Russia prepares new UN anti-cybercrime convention – report
Russia has prepared a new UN convention on countering computer crime because it believes the current document could potentially threaten the sovereignty of independent states, a leading Russian business daily reports.
According to Kommersant, the Russian Foreign Ministry prepared the draft convention ‘On Cooperation in Countering Informational Crime’ some time ago, and presented it to UN experts at a conference this week in Vienna, Austria.
The newspaper released a description and extracts from the document, noting that it had never officially been made public.
Moscow sees the new draft as a necessary replacement for the Budapest Convention of 2001, developed by the Council of Europe.
Russia is the only nation participating in the Council of Europe not to have signed the Budapest Convention. The main reason for this is that paragraph 32 of the convention allows trans-border access to stored computer data during cybercrime investigations by the special services of various nations.
The Russian authorities believe that granting such broad powers to foreign special services could undermine national security and sovereignty.
The Russian draft does not allow for trans-border access to stored data without a license from national security agencies, and also has a special paragraph dedicated to the protection of signatories’ national sovereignty.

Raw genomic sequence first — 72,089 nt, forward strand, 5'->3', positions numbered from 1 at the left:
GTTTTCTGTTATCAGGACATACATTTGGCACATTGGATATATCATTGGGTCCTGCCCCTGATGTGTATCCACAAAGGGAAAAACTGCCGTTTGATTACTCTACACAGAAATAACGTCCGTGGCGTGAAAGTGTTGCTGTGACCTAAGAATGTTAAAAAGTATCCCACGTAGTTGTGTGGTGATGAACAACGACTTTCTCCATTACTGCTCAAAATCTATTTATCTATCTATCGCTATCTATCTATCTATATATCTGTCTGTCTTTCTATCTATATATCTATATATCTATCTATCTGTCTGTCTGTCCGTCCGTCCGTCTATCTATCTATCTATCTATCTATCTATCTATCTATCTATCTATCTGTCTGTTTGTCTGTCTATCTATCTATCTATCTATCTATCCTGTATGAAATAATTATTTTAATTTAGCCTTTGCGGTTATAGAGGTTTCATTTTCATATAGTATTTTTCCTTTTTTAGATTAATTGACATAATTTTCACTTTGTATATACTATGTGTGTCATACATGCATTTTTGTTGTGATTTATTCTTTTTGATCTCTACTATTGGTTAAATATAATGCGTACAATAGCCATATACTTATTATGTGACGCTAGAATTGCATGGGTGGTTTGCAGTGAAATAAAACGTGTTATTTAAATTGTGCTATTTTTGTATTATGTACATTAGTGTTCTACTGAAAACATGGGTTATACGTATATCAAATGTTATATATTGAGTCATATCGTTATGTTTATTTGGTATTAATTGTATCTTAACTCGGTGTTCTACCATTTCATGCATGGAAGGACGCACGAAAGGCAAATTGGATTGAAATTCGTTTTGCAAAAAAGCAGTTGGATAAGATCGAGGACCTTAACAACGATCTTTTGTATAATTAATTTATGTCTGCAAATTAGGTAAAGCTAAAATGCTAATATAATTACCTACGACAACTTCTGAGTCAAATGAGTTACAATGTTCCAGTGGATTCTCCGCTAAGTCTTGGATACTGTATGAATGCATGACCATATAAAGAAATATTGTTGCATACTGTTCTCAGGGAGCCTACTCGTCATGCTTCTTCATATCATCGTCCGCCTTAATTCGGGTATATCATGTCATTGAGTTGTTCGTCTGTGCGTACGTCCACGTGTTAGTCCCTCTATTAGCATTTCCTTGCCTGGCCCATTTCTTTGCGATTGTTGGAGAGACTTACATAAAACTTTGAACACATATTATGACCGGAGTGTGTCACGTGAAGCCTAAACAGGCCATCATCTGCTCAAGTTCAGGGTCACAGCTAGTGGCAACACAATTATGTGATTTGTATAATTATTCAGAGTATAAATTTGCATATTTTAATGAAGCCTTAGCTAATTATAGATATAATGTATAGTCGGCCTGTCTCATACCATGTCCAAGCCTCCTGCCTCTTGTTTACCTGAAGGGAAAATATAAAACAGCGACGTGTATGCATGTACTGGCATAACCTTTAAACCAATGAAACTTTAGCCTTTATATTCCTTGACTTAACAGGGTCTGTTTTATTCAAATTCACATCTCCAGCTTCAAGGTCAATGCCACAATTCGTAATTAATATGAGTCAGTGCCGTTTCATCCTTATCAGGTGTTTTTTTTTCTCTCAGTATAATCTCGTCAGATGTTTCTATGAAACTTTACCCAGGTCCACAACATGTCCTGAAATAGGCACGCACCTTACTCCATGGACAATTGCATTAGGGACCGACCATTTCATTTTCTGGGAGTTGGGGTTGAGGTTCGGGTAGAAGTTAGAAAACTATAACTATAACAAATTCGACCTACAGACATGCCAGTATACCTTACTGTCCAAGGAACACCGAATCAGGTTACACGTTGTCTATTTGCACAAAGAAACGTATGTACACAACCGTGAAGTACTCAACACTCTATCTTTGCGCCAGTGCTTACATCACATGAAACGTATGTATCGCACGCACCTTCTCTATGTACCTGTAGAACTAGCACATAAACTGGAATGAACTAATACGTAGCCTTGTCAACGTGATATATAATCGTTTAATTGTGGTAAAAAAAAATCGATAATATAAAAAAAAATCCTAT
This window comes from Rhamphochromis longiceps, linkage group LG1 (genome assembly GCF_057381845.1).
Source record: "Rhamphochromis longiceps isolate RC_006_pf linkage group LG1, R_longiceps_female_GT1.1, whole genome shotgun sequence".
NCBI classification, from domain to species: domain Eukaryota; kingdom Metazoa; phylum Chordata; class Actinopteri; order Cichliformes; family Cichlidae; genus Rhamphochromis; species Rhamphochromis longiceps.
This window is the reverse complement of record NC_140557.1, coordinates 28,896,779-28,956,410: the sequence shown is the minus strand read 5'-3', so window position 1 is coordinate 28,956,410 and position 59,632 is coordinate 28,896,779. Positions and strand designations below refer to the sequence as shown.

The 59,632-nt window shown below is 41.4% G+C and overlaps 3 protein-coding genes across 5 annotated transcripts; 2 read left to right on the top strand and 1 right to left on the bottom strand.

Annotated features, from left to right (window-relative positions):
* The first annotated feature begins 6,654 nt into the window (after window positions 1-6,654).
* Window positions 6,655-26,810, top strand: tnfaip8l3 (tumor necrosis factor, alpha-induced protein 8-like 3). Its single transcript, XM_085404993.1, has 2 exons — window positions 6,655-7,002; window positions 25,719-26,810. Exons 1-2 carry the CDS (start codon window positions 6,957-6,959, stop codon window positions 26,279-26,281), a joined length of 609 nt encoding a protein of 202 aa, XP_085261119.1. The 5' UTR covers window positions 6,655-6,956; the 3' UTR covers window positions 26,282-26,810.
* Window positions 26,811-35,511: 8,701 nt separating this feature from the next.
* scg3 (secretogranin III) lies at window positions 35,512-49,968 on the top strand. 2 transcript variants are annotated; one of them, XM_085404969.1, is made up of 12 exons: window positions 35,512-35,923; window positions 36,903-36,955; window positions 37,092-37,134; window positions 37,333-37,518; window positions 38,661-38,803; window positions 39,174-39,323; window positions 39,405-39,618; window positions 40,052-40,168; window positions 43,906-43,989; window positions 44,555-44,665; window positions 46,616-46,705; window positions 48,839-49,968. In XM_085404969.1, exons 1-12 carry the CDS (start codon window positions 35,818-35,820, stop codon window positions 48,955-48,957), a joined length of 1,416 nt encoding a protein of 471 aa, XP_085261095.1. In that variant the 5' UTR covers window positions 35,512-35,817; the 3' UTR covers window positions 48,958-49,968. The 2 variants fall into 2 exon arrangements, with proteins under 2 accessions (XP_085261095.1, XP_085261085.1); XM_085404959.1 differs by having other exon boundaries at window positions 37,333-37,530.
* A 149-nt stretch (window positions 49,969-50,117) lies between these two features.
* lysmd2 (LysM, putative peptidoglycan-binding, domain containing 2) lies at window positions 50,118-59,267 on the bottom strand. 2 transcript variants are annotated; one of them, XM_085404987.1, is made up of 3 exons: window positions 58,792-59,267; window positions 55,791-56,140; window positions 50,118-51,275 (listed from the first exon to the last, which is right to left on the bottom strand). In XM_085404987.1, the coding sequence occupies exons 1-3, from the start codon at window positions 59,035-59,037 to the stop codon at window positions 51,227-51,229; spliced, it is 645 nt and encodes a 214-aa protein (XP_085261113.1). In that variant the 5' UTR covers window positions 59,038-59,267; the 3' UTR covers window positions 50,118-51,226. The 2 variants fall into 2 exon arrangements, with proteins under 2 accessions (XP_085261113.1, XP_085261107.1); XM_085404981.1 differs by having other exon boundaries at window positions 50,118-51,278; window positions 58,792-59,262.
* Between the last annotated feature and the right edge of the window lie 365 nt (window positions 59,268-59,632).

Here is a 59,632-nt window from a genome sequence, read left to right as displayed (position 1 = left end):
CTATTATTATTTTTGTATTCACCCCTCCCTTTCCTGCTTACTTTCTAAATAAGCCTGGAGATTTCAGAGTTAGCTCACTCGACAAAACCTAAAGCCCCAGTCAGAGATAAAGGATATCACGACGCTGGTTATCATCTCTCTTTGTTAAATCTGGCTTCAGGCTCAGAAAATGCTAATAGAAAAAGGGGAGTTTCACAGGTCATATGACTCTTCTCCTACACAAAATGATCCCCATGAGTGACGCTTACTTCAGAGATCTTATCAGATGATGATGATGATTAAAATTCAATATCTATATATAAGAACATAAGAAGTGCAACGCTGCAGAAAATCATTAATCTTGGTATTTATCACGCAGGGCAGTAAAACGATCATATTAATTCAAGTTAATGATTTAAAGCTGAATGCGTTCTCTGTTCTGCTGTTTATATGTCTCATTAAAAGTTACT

The list of crimes contained in the draft convention includes unlawful interception and changing of data, disruption to the work of computer networks, creation of viruses and malware, as well as simple theft with the use of computer technology, violation of copyright laws, distribution of child pornography, and others.
The document also details possible scenarios of international cooperation in fighting computer crime – such as joint investigations, information-sharing about criminal activities, and the handing over of suspects.
It also provides for the setting up of a special contact center, which would work 24/7 and offer urgent help in the investigation of computer crimes, the detention and handover of suspects, and court procedures on computer crime.
Russia also proposes holding regular conferences under aegis of the UN for nations that enter the convention, as well as setting up a permanent international commission on the technical means for countering computer crime.
Russia presented a draft convention on information security to the UN in 2011, but back then the US and EU nations subjected the document to harsh criticism, mostly because of Moscow’s alleged intent to establish stricter control over its national segment of the internet.
In mid-2016, Russia introduced a set of amendments to its national laws seriously tightening state control over internet and other electronic communications. In particular, the new law requires communications companies to hand over encryption keys to state security agencies on demand, allowing them to read encrypted data. Non-compliance is punished with heavy fines. However, a wave of protests from Russian businesses as well as pro-business politicians caused lawmakers to allow for future changes that would minimize the losses that the new scheme could bring to the business community.
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